In order to keep your snow removal process manageable and more enjoyable, it’s recommended that you rake your roof after every six inches of snowfall. Roof rakes are easy to use – I personally have used one to rake the roof on my parents’ house and business, and I can honestly say I enjoy it more than shoveling the sidewalk! Palumbo suggests using a plastic roof rake or one with rollers because they won’t rub the granules off the shingles. Just be sure to look out for any loose shingles or flashing before raking the roof so you don’t accidentally hook onto them.
5 – Trim the trees
Overhanging branches can pose a threat to your roof. Trimming the trees around your roof can help you avoid roof damage when winter hits. “A single bad snowstorm could break off the branch over your home, which then may inflict serious damage to your roof,” shared Constantine Anest, owner of Ethos Roofing.
6 – Add a heat cable
Heat cables are helpful to have in areas where ice dams have formed before, such as gutters, downspouts and sometimes on the roof. Adding heat cables in the gutter and downspouts is a simple DIY task.
7 – Improve attic ventilation
Proper attic ventilation is not only important to keep your home energy efficient, especially during the winter months, but it also helps prevent the build up of ice dams on your roof. Todd Miller, president of Isaiah Industries, explains one way you can check your ventilation, “Close up all ingress openings in the attic and hold a piece of light tissue paper up toward the exhaust vents…If you do not see air movement, then you either have inadequate ventilation or your intake vents are blocked by insulation or perhaps have even been painted shut over the years.”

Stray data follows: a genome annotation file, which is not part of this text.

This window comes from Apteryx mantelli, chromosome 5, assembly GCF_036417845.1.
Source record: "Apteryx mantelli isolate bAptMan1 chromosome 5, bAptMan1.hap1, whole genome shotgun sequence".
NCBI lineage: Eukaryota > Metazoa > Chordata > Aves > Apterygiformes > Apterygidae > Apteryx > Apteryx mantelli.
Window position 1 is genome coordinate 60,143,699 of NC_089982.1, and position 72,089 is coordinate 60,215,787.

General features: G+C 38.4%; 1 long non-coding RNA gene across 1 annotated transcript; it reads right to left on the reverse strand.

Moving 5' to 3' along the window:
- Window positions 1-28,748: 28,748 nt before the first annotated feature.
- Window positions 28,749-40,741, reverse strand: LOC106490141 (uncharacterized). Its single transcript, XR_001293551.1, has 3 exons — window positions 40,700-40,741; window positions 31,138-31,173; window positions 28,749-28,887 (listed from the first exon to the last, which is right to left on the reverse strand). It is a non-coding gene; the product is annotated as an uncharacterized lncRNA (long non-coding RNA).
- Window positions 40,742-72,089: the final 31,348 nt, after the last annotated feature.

Adding more roof vents or removing insulation that could be blocking vents are two ways to improve attic ventilation.
8 – Add or upgrade insulation
Insulation is also an important component of the roofing system to prevent ice dams. Daniel Young, found of Kingdom Roofing Systems, explains, “Hot air from inside of the home travels to your attic space because there is not enough insulation to stop the heat transfer…Once the hot air meets the bottom of the roof deck, the snow melts, then the temperature drops at night and the melted snow freezes and turns to ice.” Check for any missing or damaged insulation in the attic that would need to be added or replaced by a professional.
9 – Clean gutters and downspouts
While gutters and downspouts are technically roofing accessories, cleaning them is a vitally important task to complete before winter arrives. Having clear gutters and downspouts prevents clogs from occurring, which can lead to destructive ice dams.
“If ice accumulates around gutters and eaves, it can form an ice dam that blocks roof drainage and leads to a freeze-thaw cycle that separates shingles from the roof deck and creates an entry point for moisture,” shared Alex Pecora, director of roofing product management for CertainTeed.
If you choose to clean the gutters and downspouts on your home, make sure you take the proper safety precautions. For houses that are two-stories or taller, we recommend calling a professional
Have a question? AskARoofer
Original article source: MSN